# Validator Guide
Terra Core is based on Tendermint, which relies on a set of validators that are responsible for committing new blocks in the blockchain. These validators participate in the consensus protocol by broadcasting votes which contain cryptographic signatures signed by each validator's private key.
Validator candidates can bond their own Luna and have Luna "delegated", or staked, to them by token holders. The Columbus Mainnet will have 100 validators, but over time this will increase to 300 validators according to a predefined schedule. The validators are determined by who has the most stake delegated to them — the top 100 validator candidates with the most stake will become Terra validators.
Validators and their delegators will earn the following fees:
Compute fees: To prevent spamming, validators may set minimum gas fees for transactions to be included in their mempool. At the end of every block, the compute fees are disbursed to the participating validators pro-rata to stake.
Stability fees: To stabilize the value of Luna, the protocol charges a small percentage transaction fee ranging from 0.1% to 1% on every Terra transaction, capped at 1 TerraSDR. This is paid in any Terra currency, and is disbursed pro-rata to stake at the end of every block in TerraSDR.
Seigniorage rewards: Validators that participate in the Exchange Rate
Oracleget a portion of seigniorage if they faithfully report and win the ballot (vote within the reward band around the weighted median).
Besides revenue, there are scarcity incentives:
- Swap fees: A small spread is charged on atomic swap transactions between Luna and any Terra currency, which is burned and creates scarcity in Luna and indirectly rewards validators.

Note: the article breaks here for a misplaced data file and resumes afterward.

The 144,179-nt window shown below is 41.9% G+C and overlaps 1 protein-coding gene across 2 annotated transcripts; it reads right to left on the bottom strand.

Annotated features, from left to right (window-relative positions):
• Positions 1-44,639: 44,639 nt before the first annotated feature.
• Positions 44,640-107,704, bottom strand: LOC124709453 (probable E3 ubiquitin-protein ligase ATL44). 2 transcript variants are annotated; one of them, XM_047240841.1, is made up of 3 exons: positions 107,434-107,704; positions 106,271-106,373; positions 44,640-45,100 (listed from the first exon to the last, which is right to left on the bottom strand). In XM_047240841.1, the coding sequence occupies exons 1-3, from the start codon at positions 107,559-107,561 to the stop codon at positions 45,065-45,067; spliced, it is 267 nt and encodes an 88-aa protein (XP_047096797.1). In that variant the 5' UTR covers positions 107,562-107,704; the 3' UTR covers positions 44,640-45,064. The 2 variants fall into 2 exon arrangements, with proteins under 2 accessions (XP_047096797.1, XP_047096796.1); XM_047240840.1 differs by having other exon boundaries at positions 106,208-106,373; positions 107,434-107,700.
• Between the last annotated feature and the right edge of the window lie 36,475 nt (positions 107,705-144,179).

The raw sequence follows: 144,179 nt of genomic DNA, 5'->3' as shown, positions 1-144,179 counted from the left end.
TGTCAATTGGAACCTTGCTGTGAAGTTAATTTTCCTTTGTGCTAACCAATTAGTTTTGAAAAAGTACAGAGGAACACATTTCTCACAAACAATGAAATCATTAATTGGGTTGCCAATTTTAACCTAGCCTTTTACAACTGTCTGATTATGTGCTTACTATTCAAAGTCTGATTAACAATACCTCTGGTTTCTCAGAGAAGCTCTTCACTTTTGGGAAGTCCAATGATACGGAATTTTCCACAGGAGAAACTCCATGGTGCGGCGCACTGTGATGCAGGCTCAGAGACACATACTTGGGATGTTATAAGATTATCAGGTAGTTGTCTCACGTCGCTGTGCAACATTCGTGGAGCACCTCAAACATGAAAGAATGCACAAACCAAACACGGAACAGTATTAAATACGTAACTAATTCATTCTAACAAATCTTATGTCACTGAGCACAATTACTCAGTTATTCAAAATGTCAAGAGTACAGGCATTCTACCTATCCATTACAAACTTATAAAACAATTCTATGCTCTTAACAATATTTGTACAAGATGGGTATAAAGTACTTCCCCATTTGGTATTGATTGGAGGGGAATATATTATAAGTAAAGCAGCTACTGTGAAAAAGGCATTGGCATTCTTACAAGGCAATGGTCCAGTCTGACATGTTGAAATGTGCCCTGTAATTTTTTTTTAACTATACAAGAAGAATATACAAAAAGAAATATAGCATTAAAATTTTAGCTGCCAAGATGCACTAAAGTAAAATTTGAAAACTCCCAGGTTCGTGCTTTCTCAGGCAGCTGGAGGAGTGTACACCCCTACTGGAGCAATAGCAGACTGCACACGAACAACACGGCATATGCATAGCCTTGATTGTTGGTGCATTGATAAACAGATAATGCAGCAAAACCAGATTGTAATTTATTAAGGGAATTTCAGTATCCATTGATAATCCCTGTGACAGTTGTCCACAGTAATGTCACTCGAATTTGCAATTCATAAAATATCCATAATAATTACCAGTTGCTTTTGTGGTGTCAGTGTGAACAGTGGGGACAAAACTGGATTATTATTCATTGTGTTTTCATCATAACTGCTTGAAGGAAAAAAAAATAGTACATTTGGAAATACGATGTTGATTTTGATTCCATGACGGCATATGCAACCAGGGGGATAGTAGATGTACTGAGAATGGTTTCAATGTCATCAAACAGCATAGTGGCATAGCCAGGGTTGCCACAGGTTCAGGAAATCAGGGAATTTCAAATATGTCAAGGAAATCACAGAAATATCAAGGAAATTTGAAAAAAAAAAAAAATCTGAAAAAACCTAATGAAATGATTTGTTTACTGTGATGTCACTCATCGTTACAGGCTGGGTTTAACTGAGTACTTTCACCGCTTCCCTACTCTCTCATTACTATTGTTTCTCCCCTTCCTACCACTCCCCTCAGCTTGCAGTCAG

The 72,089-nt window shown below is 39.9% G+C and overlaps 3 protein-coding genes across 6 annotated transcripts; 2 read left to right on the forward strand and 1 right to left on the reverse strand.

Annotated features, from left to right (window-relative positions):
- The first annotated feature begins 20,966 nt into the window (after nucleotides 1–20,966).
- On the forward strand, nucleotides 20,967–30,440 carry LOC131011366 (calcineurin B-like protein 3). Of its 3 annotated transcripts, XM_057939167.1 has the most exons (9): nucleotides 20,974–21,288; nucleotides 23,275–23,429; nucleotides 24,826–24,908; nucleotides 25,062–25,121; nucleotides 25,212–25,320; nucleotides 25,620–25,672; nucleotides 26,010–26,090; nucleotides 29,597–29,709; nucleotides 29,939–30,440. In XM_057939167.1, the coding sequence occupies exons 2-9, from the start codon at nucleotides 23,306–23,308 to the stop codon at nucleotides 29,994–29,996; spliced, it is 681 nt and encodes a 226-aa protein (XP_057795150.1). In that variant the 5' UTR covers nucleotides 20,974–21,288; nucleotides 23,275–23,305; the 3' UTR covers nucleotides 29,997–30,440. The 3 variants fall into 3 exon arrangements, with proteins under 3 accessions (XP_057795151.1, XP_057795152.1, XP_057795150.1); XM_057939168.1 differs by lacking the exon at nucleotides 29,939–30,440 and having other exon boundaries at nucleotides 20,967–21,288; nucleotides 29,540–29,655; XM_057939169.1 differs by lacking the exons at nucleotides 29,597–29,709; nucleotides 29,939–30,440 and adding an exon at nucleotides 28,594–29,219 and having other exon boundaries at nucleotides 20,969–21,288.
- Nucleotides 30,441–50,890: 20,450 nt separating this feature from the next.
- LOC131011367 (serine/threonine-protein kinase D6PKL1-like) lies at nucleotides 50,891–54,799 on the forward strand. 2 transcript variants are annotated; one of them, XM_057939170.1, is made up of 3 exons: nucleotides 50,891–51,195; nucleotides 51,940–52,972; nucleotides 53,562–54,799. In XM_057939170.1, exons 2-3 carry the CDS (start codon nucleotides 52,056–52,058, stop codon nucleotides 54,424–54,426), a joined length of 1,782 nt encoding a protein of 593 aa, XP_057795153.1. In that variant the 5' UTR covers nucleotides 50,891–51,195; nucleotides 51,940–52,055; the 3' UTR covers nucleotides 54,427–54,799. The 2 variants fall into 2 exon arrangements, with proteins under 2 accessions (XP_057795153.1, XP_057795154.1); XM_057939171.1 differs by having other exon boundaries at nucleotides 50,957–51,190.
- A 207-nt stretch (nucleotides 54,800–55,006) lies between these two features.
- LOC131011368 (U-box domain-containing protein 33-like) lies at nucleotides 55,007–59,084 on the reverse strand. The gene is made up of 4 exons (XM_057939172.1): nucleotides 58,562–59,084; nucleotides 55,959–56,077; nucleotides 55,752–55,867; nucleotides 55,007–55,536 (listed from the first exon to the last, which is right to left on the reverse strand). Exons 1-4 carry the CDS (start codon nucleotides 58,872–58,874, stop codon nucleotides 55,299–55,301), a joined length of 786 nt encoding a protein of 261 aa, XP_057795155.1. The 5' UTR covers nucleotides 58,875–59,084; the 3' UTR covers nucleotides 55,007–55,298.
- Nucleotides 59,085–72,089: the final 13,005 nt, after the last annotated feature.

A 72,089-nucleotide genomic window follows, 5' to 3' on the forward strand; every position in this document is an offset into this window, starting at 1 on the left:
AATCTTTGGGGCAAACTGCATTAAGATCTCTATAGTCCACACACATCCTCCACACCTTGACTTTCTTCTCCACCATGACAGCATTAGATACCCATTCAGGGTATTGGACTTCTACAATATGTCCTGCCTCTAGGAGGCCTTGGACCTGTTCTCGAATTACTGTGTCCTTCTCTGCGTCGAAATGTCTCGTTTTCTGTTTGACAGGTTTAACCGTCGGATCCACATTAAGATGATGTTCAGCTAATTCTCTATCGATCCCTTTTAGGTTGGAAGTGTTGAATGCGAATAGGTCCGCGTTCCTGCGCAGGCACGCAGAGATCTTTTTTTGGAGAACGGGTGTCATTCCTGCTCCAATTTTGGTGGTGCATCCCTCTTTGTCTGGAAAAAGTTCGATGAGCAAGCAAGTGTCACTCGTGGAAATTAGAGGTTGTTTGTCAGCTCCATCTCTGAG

Note that validators can set commission on the fees their delegators receive as additional incentive.
If validators double sign, are frequently offline or do not participate in governance, their staked Luna (including Luna of users that delegated to them) can be slashed. The penalty depends on the severity of the violation.
There currently exists no appropriate cloud solution for validator key management. This may change in 2018 when cloud SGX becomes more widely available. For this reason, validators must set up a physical operation secured with restricted access. A good starting place, for example, would be co-locating in secure data centers.
Validators should expect to equip their datacenter location with redundant power, connectivity, and storage backups. Expect to have several redundant networking boxes for fiber, firewall and switching and then small servers with redundant hard drive and failover. Hardware can be on the low end of datacenter gear to start out with.
We anticipate that network requirements will be low initially. The current testnet requires minimal resources. Then bandwidth, CPU and memory requirements will rise as the network grows. Large hard drives are recommended for storing years of blockchain history.